Targeted yeast mutants may extend human lifespan: Study

Scientists have found a mechanism in yeast cells that may extend a person's lifespan.

By Amy Wallace

Jan. 31 (UPI) -- Researchers at Concordia University in Montreal, Canada, have identified a secret to aging in yeast cells that could be targeted to improve health and extend life.

The research team was able to uncover a distinct set of genes in yeast cells that can slow or increase the aging process.


"We're the first to provide evidence for the existence of genetic mechanisms that limit lifespan," Vladimir Titorenko, biology professor at the Concordia University Faculty of Arts and Science and author of the study, said in a press release.

Researchers exposed yeast to lithocholic acid, an anti-aging natural molecule Titorenko discovered in a prior study. The exposed yeast created long-lived yeast mutants they called "yeast centenarians."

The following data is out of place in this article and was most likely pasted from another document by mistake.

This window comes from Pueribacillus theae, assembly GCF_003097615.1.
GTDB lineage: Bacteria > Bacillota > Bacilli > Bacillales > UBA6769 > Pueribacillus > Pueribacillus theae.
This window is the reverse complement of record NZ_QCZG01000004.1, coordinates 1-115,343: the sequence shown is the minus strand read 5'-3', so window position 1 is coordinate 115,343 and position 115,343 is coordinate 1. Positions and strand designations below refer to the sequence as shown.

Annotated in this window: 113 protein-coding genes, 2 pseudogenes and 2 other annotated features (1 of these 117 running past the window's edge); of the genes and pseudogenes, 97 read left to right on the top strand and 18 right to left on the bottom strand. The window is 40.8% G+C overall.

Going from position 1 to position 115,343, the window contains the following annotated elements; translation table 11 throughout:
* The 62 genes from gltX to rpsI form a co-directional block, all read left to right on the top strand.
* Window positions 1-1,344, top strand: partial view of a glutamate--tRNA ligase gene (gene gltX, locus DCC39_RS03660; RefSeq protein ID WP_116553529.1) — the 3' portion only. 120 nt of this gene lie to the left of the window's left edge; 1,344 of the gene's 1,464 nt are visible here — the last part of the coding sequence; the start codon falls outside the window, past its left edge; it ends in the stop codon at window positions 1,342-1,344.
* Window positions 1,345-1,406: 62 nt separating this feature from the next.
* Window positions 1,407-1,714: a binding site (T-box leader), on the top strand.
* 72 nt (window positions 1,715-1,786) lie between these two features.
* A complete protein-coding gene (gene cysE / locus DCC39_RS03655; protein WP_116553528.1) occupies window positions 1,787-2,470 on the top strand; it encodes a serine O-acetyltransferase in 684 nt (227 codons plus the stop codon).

The mutant yeast cells lived five times longer than the normal yeast cells because their mitochondria, the part of the cell that produces respiration and energy, used more oxygen and made more energy than normal yeast. The mutant yeast centenarians were more resistant to oxidative damage, which causes aging.

"This confirms that lithocholic acid, which occurs naturally in the environment, can not only delay yeast aging but can also force the evolution of exceptionally long-lived yeast," Titorenko said, who added that these findings could apply to humans as well.


The study was published in the journal Frontiers in Genetics.

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